Here is a link to more info about eye pattern issues:  https://www.edn.com/eye-diagram-basics-reading-and-applying-eye-diagrams/ 

Len_CONSULTRON_0-1674504013031.png

Adaptive Equalization

All Busses have parasitic analog elements that determine the quality of the driver's signal as seen by all the nodes.

Here are some of these qualities:

  • Line inductance
  • Line capacitance
  • Line termination (to minimize reflections)
  • Driver slew-rates
  • Driver current drive limits for source and sink
  • timing jitter
  • update: wire length.  This is the primary cause of time delays resulting in signal reflections.

There are specially designed drivers based on the physically layer of the OSI that provide automatic adaptive equalization to maximize the eye pattern.

Use a high-speed circuit designed to meet your requirements

There are commercial high-speed communication circuits available to meet your requirements.    Without excellent understanding of many of the analog effects I mentioned above (and more ...) your efforts can be fraught with problems.   If you're designing a system for production it is further complicated with "shortcuts" the customer may want to take to lower costs.   Then your field service rep will be kept VERY busy.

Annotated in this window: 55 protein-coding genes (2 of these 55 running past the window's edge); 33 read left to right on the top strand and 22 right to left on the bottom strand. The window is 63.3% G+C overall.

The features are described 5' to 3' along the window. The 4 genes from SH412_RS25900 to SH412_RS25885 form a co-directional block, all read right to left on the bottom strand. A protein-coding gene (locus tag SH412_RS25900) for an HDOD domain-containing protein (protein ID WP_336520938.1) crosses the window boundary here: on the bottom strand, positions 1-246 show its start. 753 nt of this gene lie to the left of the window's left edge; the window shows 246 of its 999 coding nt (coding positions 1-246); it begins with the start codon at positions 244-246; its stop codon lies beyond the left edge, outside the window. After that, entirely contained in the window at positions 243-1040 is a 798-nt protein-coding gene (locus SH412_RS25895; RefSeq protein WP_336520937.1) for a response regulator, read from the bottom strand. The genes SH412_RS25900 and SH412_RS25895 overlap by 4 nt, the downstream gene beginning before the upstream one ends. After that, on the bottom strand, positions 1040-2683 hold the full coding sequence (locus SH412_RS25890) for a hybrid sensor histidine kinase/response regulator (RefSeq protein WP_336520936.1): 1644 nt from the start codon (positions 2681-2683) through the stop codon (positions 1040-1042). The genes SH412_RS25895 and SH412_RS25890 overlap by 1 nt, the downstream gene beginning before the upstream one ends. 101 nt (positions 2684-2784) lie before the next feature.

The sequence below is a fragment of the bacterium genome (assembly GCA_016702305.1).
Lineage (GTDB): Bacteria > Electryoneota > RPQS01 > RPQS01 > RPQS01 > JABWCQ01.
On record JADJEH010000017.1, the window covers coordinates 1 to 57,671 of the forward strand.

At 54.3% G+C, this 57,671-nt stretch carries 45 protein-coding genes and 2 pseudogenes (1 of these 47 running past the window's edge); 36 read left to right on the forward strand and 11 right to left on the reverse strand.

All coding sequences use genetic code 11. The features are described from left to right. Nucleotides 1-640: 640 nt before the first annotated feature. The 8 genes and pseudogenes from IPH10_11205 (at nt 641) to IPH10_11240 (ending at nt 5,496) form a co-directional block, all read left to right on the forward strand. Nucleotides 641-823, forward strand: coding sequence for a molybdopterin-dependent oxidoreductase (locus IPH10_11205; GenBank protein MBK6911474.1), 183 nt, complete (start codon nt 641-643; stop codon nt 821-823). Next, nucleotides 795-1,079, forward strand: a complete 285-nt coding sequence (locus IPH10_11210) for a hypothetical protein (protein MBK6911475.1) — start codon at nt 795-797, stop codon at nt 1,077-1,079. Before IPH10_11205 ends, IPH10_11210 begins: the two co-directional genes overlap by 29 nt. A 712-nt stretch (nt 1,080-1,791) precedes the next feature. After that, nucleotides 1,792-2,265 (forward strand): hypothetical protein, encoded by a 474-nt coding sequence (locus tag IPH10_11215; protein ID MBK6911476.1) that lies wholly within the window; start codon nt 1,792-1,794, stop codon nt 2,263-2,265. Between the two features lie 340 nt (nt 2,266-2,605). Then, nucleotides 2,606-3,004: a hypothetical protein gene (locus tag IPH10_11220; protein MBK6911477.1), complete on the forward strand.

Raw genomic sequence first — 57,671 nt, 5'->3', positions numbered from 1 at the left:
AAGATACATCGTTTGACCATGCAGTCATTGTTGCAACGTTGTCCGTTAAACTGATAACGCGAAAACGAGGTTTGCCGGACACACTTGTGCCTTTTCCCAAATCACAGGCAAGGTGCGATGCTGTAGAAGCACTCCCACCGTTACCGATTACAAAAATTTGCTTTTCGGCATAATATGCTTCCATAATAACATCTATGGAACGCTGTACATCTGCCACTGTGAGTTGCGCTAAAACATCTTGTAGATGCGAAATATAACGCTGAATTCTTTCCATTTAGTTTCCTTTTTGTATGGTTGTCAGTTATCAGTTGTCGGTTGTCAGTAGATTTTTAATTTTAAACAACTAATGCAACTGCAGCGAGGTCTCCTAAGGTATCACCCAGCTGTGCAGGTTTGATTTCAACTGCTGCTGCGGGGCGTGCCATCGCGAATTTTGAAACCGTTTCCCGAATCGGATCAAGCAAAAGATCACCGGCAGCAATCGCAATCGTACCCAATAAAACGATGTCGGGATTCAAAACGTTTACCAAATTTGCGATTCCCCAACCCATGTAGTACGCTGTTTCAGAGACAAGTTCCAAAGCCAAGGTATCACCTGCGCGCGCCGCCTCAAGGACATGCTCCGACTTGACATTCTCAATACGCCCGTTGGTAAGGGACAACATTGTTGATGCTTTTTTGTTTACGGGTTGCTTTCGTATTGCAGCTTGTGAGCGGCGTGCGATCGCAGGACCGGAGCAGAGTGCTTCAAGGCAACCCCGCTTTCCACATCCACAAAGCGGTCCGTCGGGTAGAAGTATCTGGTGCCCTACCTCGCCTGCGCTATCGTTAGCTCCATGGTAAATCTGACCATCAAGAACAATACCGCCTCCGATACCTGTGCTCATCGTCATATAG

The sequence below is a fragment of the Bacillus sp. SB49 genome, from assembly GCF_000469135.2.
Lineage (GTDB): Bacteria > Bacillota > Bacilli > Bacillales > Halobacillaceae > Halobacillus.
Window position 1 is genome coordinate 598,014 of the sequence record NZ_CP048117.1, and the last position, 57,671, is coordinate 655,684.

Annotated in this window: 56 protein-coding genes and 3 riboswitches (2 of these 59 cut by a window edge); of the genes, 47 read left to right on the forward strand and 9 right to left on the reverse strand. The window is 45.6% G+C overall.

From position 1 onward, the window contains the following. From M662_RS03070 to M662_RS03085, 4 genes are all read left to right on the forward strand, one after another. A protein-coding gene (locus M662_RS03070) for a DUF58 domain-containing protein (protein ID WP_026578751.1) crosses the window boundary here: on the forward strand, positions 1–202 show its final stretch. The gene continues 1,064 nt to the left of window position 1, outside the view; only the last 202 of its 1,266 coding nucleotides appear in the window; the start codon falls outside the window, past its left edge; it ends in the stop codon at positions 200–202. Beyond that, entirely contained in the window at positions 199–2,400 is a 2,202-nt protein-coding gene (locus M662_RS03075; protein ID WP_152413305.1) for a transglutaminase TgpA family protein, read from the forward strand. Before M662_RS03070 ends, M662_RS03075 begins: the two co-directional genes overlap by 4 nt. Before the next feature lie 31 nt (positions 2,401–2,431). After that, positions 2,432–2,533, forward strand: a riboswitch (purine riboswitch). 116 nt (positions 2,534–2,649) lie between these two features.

Good high-speed circuits support IEEE802 methods such as ethernet.   Although this might seem a bit costly, consider the costs of field service calls and dissatisfied customers.

There may be lower-cost HS circuits for buss drive.  However, it will most likely be an external circuit to the PSoC5.

Len
"Engineering is an Art. The Art of Compromise."
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Thanks Len ... looks like i am going to learn a lot on this project.  thank for your insight and direction.

ScottC

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I believe Len was referring to the synchronous nature of the interfaces he referred to.  But, they are not a USART as you are looking for.

BTW, which physical layer protocol are you looking to work with?
HDLC, Bi-Sync, other?